Beat approach for GPIO sampling?

Apologies in advance for the newbie-ish question, and for re-posting on the BeagleBoard list (I had just sent this to the BeagleBone list - didn’t realize there were two separate lists).

I have an application where I’m reading in serial data stream with variable time between bits, and an unknown total number of bits(**). The data comes in as serial-data-in, and serial-data-clock. There’s also a serial-data-present signal that indicates that turns on just before the serial data transmission.

The quick hack I put together runs a fast loop in userland code that directly reads off the GPIO registers. This works ok, but I’m wasting a lot of time polling i/o. (Boo hiss.)

lf I was doing this with added hardware, I’d just slap on a programmable logic for serial-parallel shift register with a bit of extra logic to pad the final parallel word to “flush” the last bits before the data-present signal would turn off.

The most obvious approach is putting together a character driver that runs an ISR off the serial-clock edge to read the data-in pin, and output the data as series of 1’s and 0’s, plus additional characters for transitions of signal-present. And that’s probably good enough. (And that’s what I’m already working on.)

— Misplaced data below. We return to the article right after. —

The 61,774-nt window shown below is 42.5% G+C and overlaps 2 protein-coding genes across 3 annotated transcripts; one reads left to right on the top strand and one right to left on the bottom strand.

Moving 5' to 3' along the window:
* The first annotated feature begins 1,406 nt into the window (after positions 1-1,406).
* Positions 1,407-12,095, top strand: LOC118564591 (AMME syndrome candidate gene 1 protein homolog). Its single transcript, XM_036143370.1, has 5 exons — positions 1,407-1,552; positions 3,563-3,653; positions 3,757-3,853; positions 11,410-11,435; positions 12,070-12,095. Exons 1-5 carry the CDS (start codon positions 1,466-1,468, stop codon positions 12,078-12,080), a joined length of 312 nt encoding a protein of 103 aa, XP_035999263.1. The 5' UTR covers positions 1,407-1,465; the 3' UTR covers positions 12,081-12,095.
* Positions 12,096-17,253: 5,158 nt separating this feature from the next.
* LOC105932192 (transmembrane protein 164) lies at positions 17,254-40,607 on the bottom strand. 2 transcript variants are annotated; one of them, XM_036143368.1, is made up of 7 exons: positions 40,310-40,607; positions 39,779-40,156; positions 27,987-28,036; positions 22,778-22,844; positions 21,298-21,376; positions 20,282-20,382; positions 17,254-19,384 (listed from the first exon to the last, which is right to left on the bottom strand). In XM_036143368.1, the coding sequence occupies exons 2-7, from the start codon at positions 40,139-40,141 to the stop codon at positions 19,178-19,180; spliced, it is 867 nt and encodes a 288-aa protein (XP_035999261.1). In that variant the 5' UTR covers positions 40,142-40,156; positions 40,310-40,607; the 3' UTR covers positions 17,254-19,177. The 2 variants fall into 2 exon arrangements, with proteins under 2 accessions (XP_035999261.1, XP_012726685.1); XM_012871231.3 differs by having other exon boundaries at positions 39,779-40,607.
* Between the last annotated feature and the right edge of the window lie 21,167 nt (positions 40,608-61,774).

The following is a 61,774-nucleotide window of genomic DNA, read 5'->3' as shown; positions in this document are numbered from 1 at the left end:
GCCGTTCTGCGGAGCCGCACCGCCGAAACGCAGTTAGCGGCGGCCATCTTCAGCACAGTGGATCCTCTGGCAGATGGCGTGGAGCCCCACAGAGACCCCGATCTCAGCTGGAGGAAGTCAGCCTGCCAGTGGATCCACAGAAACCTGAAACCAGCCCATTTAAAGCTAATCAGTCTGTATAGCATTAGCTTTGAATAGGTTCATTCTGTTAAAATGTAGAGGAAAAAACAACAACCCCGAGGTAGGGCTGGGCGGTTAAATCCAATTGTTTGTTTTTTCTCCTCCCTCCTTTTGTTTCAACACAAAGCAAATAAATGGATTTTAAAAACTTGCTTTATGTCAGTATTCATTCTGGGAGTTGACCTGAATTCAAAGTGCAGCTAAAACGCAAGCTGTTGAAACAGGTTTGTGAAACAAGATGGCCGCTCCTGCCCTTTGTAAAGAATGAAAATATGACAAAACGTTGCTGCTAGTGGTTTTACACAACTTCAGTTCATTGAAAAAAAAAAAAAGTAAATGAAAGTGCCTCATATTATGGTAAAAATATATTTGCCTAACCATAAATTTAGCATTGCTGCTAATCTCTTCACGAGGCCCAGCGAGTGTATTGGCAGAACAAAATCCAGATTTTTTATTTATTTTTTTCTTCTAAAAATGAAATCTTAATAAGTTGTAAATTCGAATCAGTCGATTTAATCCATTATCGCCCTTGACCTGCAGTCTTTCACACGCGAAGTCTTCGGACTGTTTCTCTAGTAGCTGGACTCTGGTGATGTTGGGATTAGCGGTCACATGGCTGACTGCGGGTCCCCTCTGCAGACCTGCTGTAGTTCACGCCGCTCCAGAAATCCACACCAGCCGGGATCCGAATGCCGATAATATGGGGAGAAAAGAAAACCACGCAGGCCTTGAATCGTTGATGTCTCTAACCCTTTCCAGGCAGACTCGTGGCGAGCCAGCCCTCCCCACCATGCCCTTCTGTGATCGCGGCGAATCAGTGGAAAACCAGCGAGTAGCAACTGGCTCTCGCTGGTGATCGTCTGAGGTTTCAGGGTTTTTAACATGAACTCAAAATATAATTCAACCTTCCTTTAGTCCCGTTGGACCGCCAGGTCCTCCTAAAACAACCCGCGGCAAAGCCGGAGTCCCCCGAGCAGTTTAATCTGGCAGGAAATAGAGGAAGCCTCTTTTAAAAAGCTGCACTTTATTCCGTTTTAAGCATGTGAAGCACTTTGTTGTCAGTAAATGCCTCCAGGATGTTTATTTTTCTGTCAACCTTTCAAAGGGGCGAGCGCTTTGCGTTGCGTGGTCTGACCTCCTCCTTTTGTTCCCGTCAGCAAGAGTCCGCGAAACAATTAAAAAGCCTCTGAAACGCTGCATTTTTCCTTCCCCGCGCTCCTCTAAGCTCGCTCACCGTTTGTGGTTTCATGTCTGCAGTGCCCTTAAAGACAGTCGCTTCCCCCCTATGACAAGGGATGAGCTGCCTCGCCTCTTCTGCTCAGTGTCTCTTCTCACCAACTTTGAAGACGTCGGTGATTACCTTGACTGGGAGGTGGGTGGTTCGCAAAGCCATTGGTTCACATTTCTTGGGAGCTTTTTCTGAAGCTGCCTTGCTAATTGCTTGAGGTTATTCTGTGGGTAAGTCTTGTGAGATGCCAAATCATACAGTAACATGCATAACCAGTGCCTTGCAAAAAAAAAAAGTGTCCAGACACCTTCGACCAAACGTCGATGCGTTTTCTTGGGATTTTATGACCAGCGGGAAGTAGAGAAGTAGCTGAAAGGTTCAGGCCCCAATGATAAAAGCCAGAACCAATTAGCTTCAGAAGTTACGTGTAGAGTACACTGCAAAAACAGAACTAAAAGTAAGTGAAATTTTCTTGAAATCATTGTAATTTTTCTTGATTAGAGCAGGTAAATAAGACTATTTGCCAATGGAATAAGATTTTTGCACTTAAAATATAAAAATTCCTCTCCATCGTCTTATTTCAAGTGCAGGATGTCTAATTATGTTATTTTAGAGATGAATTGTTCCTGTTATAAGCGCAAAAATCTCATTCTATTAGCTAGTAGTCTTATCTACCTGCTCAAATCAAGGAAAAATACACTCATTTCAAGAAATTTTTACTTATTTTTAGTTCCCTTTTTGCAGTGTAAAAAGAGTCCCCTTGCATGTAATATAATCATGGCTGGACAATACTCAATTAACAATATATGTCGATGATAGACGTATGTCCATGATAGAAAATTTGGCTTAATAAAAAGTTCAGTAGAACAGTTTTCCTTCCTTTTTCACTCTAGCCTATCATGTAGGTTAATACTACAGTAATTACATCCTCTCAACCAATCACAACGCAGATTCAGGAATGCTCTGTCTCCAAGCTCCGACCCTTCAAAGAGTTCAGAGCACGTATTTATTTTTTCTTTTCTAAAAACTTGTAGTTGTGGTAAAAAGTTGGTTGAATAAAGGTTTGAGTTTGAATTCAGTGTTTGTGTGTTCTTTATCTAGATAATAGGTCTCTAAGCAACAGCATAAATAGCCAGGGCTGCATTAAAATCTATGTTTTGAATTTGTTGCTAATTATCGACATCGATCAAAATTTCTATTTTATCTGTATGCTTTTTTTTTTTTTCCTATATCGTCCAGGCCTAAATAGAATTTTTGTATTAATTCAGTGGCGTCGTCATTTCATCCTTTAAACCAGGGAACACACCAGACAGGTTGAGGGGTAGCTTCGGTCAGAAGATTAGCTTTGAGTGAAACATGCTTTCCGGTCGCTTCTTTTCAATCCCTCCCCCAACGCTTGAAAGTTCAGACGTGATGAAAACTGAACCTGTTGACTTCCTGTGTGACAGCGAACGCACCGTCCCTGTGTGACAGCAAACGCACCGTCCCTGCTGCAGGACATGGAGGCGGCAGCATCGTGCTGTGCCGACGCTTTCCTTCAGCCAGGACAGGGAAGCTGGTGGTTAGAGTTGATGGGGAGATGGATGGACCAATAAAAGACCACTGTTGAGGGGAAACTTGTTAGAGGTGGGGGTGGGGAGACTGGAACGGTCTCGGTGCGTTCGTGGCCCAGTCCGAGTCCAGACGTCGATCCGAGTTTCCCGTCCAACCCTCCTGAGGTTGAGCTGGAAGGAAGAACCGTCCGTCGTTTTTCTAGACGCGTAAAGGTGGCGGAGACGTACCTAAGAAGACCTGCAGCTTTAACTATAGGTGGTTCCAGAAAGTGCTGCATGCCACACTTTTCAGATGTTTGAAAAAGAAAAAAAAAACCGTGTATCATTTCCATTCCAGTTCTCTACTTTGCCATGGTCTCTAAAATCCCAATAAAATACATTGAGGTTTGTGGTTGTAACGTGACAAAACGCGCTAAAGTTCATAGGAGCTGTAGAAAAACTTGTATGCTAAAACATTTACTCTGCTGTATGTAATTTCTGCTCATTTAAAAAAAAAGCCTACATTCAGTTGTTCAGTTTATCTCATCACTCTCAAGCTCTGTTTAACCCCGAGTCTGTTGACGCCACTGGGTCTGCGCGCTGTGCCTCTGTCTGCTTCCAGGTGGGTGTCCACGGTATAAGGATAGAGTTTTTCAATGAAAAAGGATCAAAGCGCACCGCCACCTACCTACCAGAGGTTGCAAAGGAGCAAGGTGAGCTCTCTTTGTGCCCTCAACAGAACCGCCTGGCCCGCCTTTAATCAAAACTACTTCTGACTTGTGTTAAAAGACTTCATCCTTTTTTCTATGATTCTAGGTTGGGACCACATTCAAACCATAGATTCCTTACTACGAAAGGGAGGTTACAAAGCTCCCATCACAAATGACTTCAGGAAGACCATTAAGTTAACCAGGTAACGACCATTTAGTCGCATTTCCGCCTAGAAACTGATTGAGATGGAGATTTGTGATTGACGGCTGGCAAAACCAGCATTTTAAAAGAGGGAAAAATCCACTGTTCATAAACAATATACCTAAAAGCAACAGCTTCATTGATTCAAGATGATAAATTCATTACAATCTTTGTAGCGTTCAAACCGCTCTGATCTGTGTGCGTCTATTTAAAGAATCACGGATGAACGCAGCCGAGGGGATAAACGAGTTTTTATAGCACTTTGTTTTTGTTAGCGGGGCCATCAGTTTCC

But it feels vaguely unsatisfactory. I’ve not fully grokked the OMAP documentation, but I feel like there must be a way to use edge-triggered DMA, or some other OMAP-hardware assistance (the DSP, perhaps?) to make the deserializer operate outside of the kernel’s interrupt timing latency/masking.

What I’m getting at is – is there a higher-performance BeagleBone / OMAP+Linux way to do this? I may be overkilling the problem, but it seems like I should ask the group for ideas on The Right Thing To Do.


** The variable timing is because the data ‘reader’ is operated by hand. The unknown number of bits owes to the analog nature of the front end generating spurious bits, which has to be post-processed from the data that was read in. The bits come in at around 4 kHz, but as low as 400 Hz, and up around 10 kHz. It depends on the data source, and the human operator. The analog world is so messy…